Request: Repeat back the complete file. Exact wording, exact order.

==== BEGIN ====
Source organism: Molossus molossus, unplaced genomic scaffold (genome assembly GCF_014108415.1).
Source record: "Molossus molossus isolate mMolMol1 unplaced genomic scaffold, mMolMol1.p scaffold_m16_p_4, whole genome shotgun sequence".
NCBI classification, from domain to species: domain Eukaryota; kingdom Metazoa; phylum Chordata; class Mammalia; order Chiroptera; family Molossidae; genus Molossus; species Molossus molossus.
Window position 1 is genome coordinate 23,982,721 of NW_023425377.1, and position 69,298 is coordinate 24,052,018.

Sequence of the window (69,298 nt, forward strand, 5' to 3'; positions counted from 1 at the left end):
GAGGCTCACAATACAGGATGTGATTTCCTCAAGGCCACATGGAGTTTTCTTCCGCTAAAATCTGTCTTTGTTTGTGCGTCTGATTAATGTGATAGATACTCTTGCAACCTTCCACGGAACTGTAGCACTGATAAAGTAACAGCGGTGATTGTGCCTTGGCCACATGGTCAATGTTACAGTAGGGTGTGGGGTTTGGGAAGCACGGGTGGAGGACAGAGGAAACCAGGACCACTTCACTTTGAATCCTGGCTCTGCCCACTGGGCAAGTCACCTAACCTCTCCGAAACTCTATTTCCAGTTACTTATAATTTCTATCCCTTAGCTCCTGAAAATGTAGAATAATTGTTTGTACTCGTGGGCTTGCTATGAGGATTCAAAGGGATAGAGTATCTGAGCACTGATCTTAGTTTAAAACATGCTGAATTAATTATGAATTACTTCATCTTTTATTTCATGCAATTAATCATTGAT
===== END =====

Source organism: Molossus molossus, unplaced genomic scaffold (genome assembly GCF_014108415.1).
Source record: "Molossus molossus isolate mMolMol1 unplaced genomic scaffold, mMolMol1.p scaffold_m16_p_4, whole genome shotgun sequence".
NCBI classification, from domain to species: domain Eukaryota; kingdom Metazoa; phylum Chordata; class Mammalia; order Chiroptera; family Molossidae; genus Molossus; species Molossus molossus.
Window position 1 is genome coordinate 23,982,721 of NW_023425377.1, and position 69,298 is coordinate 24,052,018.

Sequence of the window (69,298 nt, forward strand, 5' to 3'; positions counted from 1 at the left end):
GAGGCTCACAATACAGGATGTGATTTCCTCAAGGCCACATGGAGTTTTCTTCCGCTAAAATCTGTCTTTGTTTGTGCGTCTGATTAATGTGATAGATACTCTTGCAACCTTCCACGGAACTGTAGCACTGATAAAGTAACAGCGGTGATTGTGCCTTGGCCACATGGTCAATGTTACAGTAGGGTGTGGGGTTTGGGAAGCACGGGTGGAGGACAGAGGAAACCAGGACCACTTCACTTTGAATCCTGGCTCTGCCCACTGGGCAAGTCACCTAACCTCTCCGAAACTCTATTTCCAGTTACTTATAATTTCTATCCCTTAGCTCCTGAAAATGTAGAATAATTGTTTGTACTCGTGGGCTTGCTATGAGGATTCAAAGGGATAGAGTATCTGAGCACTGATCTTAGTTTAAAACATGCTGAATTAATTATGAATTACTTCATCTTTTATTTCATGCAATTAATCATTGAT